Each day since Hallways in the Night has been published I have been doing some "hand-selling" of the book through a combination of phone calls, emails and some blog posts. I've essentially been trying to reach out to people on an individual basis versus going out with a big blast email. I've also been fortunate enough to get some positive referrals on Facebook.
I'm learning a lot in this process (full blog post on what I've learned in the future) but my question at the moment is how many books need to be sold before a tipping point is reached and a book begins to sell itself. I know the answer if a book is only average---it won't happen. In a world where readers have an almost infinite choice of books, an average book won't ever sell itself. Doesn't mean average books can't sell a lot of copies. They can and will but those sales will be due to fame, platform or huge marketing push. Not the book itself.
What I'm talking about is whether or not there is a number at which a very good or great book will reach the point where it begins to sustain itself. A point where a virtuous cycle can be achieved and the book will begin to replicate itself, eventually accelerating.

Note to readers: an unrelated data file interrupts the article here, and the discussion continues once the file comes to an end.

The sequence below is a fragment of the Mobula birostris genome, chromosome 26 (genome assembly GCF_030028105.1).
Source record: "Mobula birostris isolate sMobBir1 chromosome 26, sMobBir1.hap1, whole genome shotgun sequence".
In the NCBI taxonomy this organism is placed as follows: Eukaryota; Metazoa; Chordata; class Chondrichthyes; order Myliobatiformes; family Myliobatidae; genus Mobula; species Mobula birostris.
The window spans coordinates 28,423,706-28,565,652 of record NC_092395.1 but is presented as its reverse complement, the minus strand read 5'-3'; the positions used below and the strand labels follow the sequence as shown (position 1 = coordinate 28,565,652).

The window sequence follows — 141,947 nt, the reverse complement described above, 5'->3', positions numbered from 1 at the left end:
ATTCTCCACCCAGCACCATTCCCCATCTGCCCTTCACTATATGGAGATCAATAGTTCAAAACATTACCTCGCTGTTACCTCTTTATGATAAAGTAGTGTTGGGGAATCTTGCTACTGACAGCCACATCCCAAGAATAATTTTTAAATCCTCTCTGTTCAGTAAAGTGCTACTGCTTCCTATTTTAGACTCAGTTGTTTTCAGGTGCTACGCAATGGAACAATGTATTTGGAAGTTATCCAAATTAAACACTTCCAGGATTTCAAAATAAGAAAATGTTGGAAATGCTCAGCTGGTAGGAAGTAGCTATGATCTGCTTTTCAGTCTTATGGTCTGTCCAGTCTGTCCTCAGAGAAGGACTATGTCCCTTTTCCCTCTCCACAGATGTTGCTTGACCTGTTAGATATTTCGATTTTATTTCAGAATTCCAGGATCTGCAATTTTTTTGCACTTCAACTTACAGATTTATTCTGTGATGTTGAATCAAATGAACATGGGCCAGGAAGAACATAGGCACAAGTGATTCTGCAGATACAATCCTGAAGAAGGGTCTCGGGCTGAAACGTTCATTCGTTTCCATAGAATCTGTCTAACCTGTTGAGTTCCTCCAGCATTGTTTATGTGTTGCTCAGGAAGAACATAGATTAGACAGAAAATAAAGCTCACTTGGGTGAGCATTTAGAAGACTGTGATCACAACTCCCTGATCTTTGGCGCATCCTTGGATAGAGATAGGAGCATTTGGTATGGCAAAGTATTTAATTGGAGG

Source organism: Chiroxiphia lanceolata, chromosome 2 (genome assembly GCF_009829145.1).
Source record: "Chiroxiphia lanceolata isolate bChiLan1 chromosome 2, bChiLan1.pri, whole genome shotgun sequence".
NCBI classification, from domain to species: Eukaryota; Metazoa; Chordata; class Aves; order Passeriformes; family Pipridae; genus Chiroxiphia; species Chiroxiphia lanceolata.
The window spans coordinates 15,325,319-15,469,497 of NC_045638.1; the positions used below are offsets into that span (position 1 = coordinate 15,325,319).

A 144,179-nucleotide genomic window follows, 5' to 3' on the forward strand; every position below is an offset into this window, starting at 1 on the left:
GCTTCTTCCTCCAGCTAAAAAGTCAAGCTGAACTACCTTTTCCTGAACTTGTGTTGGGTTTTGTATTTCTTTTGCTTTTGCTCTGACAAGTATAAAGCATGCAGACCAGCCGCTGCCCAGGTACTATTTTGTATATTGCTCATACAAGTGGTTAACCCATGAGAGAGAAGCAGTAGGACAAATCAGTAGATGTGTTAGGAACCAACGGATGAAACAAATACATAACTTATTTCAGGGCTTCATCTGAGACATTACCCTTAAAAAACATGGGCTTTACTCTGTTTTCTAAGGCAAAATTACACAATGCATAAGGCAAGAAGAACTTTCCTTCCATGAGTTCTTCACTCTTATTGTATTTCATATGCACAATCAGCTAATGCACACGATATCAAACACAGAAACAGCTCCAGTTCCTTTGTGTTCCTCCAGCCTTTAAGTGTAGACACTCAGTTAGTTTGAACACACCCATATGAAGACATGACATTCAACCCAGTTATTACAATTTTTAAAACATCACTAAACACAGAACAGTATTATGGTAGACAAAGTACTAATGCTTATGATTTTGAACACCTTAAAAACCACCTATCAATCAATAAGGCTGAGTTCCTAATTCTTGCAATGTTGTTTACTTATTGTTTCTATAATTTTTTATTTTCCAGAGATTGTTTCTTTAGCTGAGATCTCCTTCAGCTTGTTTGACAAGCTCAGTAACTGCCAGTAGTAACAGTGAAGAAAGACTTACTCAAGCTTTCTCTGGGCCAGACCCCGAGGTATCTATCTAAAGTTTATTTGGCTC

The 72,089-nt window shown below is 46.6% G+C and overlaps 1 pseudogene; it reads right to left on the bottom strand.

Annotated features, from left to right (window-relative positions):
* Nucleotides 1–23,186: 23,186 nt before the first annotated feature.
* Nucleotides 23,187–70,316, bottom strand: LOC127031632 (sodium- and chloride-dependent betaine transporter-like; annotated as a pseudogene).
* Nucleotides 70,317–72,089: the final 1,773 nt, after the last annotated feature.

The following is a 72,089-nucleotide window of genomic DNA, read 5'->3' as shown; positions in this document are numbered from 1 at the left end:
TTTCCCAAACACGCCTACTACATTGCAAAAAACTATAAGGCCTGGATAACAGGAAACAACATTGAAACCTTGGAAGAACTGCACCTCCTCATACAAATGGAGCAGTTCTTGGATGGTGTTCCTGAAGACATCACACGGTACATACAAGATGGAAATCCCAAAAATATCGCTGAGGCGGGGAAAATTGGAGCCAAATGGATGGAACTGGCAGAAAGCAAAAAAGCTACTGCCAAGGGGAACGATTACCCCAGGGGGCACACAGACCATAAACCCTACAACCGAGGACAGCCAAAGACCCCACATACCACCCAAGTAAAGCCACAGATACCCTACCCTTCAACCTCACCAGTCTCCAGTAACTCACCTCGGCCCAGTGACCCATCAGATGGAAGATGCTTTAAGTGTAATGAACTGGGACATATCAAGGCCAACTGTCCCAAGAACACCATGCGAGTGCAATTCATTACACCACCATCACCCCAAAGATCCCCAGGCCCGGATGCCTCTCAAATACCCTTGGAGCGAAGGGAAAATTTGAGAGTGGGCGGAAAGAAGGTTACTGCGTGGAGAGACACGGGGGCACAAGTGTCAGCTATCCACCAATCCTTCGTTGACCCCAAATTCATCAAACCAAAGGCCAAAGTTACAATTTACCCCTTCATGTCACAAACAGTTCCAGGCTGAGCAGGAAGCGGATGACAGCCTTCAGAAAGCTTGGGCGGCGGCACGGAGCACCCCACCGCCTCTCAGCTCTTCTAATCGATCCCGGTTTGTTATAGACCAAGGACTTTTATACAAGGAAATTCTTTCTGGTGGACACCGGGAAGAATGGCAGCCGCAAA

My guess, would be 5,000 copies for a book that people that readers think is great. Not a huge number, but not an easy one either. I would be interested to learn what other people think.
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"the courtroom scenes crackle....the setting and dialogue sing with pure authenticity." MenReadingBooks.com
Tampa Tribune:"this legal thriller is certainly hard to put down."
BookStory: "An edge of the seat legal battle. Unputdownable."
"I had a hard time putting it down."
"5 Stars Across the Board!"
"A cross between John Grisham and Tom Wolfe."
"Hard to Believe this is O'Leary's first novel."
R.C. O'Leary author of legal thriller Hallways in the Night.